I am thrilled to be giving a PRAISE report about Peyton tonight!!!
It was decided when Peyton was in the hospital back in November, that she really needed to go on bi-pap for her sleep apnea. In case you don't know, Peyton has severe central sleep apnea, as opposed to obstructive apnea. Unlike obstructive sleep apnea where there's an enlargement or other sort of blockage of the airway causing the apnea, central sleep apnea is where the brain is simply not doing its job in telling her to breathe! Since she was a baby, Peyton has had to use oxygen at home. She gets it via a nasal canula. This just provides a constant stream of oxygen to her while asleep, but if she's stopping breathing during sleep, she's stopping. Without the oxygen, her oxygen saturation levels drop into the 70% area while she's sleeping. Sometimes lower. They need to be up over 95%. Over time, sleep apnea can cause damage to the heart. We've already discovered since November that she has a mitral valve prolapse and a heart murmur. The doctors decided we really needed to try to get her on bi-pap to help her rest more comfortably and hopefully ease some of the strain on her heart.
On November 14th, Peyton was discharged from the hospital with a brand new bi-pap machine. You can read more about bi-pap here:
C-pap is continuous pressure. Bi-pap is two pressure settings - one for inhaling, one for exhaling. Essentially, if she's not breathing, it can force air into her lungs. Further, b-pap is considered a form of non-invasive ventilation. So, for Peyton, this is kind of a last resort before moving to having to put her on a permanent ventilator - and that is something that we are strongly opposed to.
So, when she was in the hospital, someone from the medical supply company delivered this shiny new machine to us at the hospital and went through the long process of explaining how to use it, as well as fitting Peyton for the mask she'd have to wear. I've previously written about how having to do the cough assist treatment on her is like absolute torture. With the exception of the rates of the pressure used, having the bi-pap mask on her was no different. Torture. It was horrible having her fitted for it. We felt so defeated. We knew this was something she needed, but just felt like there was absolutely NO WAY that she would EVER tolerate the mask on her face, much less actually be able to hook the machine up to it and use it! Even the man who delivered us told us that he's NEVER had a 4 year old patient tolerate the mask before. NEVER. Great.
The machine has sat in its case since November, barely seeing the light of day (or night as is intended!). Any time I tried the mask on her, it was torture. However, our extremely diligent nurse, Emily, has worked with Peyton every day that she is here with her just trying the mask on and hoping that one day she'd tolerate it. We even switched up Emily's shift from a morning to late afternoon shift to a noon til 10pm shift so that she could work with her around nap time and again towards bed time. The hope was that someday Peyton would tolerate it and we could hook up the bi-pap machine and actually USE it!
In the past week, she put Peyton through bi-pap torture as usual. At times it seemed Peyton wasn't actually seeming to be as fussy. That was pretty amazing. Now, she still didn't like it, but things were looking up. A few days ago, during her early afternoon nap, Peyton actually fell asleep with the mask on! IT wasn't hooked up to any tubing or to the machine, but she was asleep with the mask on! It didn't last her whole nap time, but it was another positive step.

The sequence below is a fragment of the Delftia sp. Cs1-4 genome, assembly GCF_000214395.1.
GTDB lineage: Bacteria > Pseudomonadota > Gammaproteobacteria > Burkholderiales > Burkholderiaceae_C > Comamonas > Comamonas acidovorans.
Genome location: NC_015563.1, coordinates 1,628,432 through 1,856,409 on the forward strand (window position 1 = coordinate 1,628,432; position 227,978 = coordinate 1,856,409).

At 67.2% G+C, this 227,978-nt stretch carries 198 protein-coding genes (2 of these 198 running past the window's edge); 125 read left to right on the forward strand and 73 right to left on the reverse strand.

What I am excited to report tonight is this. As I sit here typing, Emily is in Peyton's room with her monitoring her, not only WITH the bi-pap mask ON, but with it HOOKED UP AND RUNNING!!!! This is a HUGE triumph!! They said it couldn't be done!!
Praise God for this miracle!! Now, it's 9:21pm and I don't know how long Peyton will sleep. If it's a 'normal' night, she'll sleep til 7:00 or so in the morning. Wouldn't it be amazing if she did so this night?? THIS is a miracle. Emily just came out and is smiling because she can just see that it's helping - her oxygen has been constant at 98% and her heart rate is nice and low. Just on oxygen, the numbers hover around a bit and the oxygen will dip and rise. Not so right now!!
You know, Ron and I are in the midst of a 21-day fast. It's to take sometime out to connect with God on a deeper level. It's approaching the end of day 10, and I have to be honest, it's been difficult. I can handle the food part of the fast, but it seems like at the time when I'm trying to make myself more open to hearing God, I'm finding a whole lot of distractions are turning up in my life. I know that that is just the enemy trying to prevent me from seeking God, but it just makes it so much harder.
I won't go into everything that this fast means for me, but the one thing that I have been praying constantly for is for God to heal her lungs; to help her respiratory issues. This may not be a 'healing' per se, but she needs to get on bi-pap to help her little lungs, not to mention her heart!
During this time of fasting, one scripture verse has been repeating in my head - and it takes on new meaning for me tonight:
"The effective, fervent prayer of a righteous man avails much." James 5:16 (New King James Version)